Adafruit Qualia: a customisable DisplayPort monitor for your PCFollow article
Image from Adafruit
High resolution, easy to assemble and great value
Several years ago, a computer display with 2048 x 1536 pixels would have come with a hefty price tag that kept it out of reach for the home user. Now we are seeing more high resolution displays, at increasing pixel density, meaning that you don’t necessarily need big money for a big monitor or resolution.
Apple have played a major part in developing and manufacturing displays that cram a huge amount of pixels into a small space. Given that these displays are mass produced, the cost of a panel has inevitably come down to the point where you can purchase a replacement OEM part for a reasonable price.
Without an iPad to connect to said display panel, using it involves a little more work. Enter the Adafruit Qualia: an all-in-one kit that lets you do just that, including the display, driver board, power supply and a frame to hold it all together.
In this post we will take a look at the parts, customise the frame and connect it up to a laptop.
In the box
The Qualia kit requires no soldering or advanced assembly skills, other than patience and a bit of care when handling the reasonably delicate display panel and connector. The photo above gives an indication of what’s in the box – but don’t be fooled into thinking that the frame consists of a load of MDF parts. They are in fact black acrylic covered in a brown paper sheet.
Adafruit even take the care to supply the kit with one particularly fiddly job completed, that of attaching the driver board to the fine pitch ribbon cable on the display.
There are no printed instructions included with the kit, but don’t panic! This is the Adafruit way, with all documentation available online, meaning you have access to good quality, clear instructions when it comes to building and using your kit.
It should be noted that our kit came with a US two-pin power supply, which could be used in the UK with an adaptor plug. Alternatively, you could use a bench power supply, as we did, or an alternative power supply such as this one.
Modifying the case
Adafruit is considered a long-standing part of the maker community, sharing many of their designs openly and encouraging users to hack or modify their products. This rings true with the Qualia, with the board schematic, layout files, firmware and frame design all available to download.
The design files for the frame are shared in .dwg format – native to AutoCAD. I do not have access to AutoCAD and tend to use Inkscape, an open source and free to use vector graphics software to edit design files. So I used a free online tool to convert the original files into a pdf, then open and re-scale the file, and save as .svg – the native format for Inkscape.
Interstingly enough, closer inspection of the design showed multiple copies of some parts, indicating that the shared file may have been used for production, rather than intended to be shared directly.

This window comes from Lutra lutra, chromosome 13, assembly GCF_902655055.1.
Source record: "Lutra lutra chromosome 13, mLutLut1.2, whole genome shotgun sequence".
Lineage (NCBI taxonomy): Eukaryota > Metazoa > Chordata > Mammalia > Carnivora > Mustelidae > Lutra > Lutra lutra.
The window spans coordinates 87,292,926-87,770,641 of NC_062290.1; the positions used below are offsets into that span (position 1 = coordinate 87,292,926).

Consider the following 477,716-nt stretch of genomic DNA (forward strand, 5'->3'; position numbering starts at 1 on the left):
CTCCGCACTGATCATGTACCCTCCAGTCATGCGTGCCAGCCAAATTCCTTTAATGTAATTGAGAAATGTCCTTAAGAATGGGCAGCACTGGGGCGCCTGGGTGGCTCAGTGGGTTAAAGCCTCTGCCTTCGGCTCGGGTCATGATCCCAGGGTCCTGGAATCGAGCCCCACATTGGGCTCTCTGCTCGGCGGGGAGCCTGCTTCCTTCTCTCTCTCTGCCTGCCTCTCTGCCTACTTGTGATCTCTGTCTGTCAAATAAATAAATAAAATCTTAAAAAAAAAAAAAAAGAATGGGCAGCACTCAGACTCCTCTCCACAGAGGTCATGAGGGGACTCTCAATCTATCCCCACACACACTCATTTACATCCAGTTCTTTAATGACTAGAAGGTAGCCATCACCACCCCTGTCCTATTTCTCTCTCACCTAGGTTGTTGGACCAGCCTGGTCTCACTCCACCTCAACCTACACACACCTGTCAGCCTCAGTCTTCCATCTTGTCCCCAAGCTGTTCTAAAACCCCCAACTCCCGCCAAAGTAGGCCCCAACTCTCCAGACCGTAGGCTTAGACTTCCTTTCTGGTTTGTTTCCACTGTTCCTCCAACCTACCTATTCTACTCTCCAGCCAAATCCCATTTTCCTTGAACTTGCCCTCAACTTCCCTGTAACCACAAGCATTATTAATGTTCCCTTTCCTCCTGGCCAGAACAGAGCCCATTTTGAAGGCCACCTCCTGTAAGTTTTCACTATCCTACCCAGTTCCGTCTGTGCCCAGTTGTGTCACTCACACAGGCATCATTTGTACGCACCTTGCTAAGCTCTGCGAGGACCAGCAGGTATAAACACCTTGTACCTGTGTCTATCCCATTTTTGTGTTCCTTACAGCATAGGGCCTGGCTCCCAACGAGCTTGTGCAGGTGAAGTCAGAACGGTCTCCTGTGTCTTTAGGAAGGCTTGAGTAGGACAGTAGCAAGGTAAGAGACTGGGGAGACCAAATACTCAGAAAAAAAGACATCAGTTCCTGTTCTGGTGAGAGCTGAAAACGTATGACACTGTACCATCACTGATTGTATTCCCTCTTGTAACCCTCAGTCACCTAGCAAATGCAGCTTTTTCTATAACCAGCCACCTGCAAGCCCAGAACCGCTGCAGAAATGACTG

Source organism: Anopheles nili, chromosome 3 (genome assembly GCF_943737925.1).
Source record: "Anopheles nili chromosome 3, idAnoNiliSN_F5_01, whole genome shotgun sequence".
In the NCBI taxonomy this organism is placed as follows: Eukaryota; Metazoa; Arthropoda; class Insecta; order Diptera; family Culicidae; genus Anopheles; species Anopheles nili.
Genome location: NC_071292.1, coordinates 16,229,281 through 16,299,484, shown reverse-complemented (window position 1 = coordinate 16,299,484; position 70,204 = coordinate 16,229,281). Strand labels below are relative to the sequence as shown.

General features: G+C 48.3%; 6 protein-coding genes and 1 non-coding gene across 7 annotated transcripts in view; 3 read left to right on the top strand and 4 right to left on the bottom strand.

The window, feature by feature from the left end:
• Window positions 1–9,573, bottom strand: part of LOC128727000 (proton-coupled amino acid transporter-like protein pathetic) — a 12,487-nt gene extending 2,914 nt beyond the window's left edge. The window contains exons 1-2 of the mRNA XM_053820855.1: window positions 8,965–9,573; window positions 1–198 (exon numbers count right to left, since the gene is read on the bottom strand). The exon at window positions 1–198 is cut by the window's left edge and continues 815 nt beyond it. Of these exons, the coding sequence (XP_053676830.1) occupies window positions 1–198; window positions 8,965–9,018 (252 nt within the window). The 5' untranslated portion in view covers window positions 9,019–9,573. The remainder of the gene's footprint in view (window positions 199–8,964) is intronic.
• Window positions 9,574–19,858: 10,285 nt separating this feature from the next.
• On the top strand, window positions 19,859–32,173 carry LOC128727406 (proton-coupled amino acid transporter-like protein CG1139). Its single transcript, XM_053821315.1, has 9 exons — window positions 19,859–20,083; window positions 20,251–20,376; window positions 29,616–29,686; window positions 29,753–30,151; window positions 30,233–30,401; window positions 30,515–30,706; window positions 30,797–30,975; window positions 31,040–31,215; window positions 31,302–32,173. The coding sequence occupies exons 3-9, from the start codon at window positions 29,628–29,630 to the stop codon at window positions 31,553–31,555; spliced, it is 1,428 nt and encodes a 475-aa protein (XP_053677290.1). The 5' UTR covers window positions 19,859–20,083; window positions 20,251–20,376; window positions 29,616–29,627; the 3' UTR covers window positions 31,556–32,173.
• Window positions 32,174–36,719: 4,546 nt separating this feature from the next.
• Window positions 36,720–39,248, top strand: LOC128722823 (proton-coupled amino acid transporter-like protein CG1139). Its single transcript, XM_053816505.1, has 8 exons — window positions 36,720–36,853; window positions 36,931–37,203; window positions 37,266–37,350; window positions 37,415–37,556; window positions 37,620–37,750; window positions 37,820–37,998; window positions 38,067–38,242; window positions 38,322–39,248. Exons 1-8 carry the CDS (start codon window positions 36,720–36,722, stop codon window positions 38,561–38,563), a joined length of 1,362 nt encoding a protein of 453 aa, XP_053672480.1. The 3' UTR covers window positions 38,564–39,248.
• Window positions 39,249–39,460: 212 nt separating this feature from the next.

The file was cleaned up and is shared below for others to use, to reduce the time and effort required to make changes and cut modified parts. Logos were then added to the design and the file exported ready to be loaded into the laser cutter. The new parts were cut from different material, in this case a different colour acrylic, though plywood or MDF could have been used for an alternative finish.
Putting it all together
With the new parts cut, assembly was a case of following Adafruit’s detailed step by step instructions. Since there is no need to re-invent the wheel, it is recommended you follow them closely.
I was able to put the kit of parts together without trouble and soon had the screen connected to my laptop via the cable provided. Opening up Display Settings was the cause for some amusement, since the additional screen, though pyhsically smaller, showed up as much larger compared to the laptop screen due to the bigger resolution!
In all, I am impressed with the simplicity and ease of build of this kit. It is certainly not ready to be thrown into a laptop bag – the driver board is not protected at the back, neither is the rear of the display panel itself – but it is perfectly fine to use on a desk, as it is.
Should you wish to ruggedise the case, or indeed simply change the angle of the stand, then access to a laser cutter would certainly make this an easy task.
Same but different
Around a year ago I came across a similar driver board for the same iPad screen and made an all-in-one unit that enclosed the screen and driver board, included cable tensioning for the cables, and had provision for mounting an Intel NUC on the back.
Whilst the multi-layered construction was a touch unwieldy, this case does provide protection for the delicate internal parts, and combined with the NUC is a reasonably powerful, portable computer with a very high resolution screen. It is by no means as svelte as an iPad, but can be used as a regular computer, running the opertaing system of your choice.
In comparison, the Qualia is certainly a more elegant design and well suited as a second monitor for many applications.
The Qualia is a brilliant addition to the Adafruit range, with their trademark quality documentation and ethos of the end user being able to hack, modify and change the product themselves. Not forgetting the fact that this kit provides an eye-watering 2048 x 1536 pixels for your desktop computer!